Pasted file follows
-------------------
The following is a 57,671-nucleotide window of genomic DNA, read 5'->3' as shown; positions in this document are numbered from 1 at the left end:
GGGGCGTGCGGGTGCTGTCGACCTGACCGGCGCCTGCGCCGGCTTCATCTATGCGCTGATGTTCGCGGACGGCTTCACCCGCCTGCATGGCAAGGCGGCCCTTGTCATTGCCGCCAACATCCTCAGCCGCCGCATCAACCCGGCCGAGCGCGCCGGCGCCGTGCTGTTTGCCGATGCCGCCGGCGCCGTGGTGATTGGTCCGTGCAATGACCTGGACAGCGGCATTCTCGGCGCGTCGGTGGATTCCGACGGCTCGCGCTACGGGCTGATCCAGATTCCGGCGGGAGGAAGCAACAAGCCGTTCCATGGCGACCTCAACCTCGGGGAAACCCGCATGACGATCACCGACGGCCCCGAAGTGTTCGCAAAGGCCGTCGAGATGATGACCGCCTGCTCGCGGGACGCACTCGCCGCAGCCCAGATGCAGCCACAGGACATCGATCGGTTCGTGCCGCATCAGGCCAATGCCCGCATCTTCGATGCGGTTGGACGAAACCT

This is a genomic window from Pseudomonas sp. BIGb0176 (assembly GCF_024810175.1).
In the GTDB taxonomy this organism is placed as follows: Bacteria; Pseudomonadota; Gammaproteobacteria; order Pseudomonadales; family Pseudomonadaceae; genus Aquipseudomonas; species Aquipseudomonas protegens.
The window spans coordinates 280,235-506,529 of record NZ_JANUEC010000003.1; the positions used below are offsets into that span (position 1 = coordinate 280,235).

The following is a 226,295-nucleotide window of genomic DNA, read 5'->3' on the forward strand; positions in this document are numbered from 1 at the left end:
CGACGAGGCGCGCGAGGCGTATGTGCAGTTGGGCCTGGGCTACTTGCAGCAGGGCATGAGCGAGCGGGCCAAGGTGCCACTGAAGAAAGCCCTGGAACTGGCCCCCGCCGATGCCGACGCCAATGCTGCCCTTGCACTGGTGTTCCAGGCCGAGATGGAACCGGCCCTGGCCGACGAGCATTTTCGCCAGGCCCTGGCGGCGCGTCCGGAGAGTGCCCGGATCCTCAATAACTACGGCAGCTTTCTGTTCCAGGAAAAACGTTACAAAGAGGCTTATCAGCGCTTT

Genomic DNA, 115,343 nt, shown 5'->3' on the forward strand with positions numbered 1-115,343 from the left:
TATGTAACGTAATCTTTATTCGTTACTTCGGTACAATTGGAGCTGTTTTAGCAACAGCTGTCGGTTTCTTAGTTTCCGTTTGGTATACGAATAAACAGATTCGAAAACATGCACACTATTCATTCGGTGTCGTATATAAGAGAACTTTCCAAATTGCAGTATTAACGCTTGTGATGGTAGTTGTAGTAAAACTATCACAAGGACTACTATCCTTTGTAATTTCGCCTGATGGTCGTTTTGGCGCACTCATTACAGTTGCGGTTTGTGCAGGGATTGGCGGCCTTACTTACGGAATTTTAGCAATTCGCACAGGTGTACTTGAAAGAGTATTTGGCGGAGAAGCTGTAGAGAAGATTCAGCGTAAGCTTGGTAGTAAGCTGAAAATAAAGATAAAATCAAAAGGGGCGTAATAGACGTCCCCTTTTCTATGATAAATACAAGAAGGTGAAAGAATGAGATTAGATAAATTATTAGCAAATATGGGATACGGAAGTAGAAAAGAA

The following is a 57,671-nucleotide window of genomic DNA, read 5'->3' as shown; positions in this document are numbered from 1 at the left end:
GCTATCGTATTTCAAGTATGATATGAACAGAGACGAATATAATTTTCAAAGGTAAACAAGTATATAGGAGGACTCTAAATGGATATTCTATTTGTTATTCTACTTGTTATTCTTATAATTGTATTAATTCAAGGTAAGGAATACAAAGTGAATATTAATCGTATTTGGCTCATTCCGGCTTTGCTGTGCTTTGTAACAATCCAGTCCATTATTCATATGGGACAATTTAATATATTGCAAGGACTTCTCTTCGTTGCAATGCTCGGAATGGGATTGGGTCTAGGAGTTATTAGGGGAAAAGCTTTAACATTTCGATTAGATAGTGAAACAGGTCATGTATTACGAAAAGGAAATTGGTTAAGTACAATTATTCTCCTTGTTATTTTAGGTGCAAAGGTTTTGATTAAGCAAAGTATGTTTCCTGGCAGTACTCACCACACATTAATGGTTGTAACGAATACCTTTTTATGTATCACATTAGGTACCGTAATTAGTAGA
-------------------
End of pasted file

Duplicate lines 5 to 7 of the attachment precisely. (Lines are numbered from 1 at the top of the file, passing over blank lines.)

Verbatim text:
The window spans coordinates 280,235-506,529 of record NZ_JANUEC010000003.1; the positions used below are offsets into that span (position 1 = coordinate 280,235).

The following is a 226,295-nucleotide window of genomic DNA, read 5'->3' on the forward strand; positions in this document are numbered from 1 at the left end:
CGACGAGGCGCGCGAGGCGTATGTGCAGTTGGGCCTGGGCTACTTGCAGCAGGGCATGAGCGAGCGGGCCAAGGTGCCACTGAAGAAAGCCCTGGAACTGGCCCCCGCCGATGCCGACGCCAATGCTGCCCTTGCACTGGTGTTCCAGGCCGAGATGGAACCGGCCCTGGCCGACGAGCATTTTCGCCAGGCCCTGGCGGCGCGTCCGGAGAGTGCCCGGATCCTCAATAACTACGGCAGCTTTCTGTTCCAGGAAAAACGTTACAAAGAGGCTTATCAGCGCTTT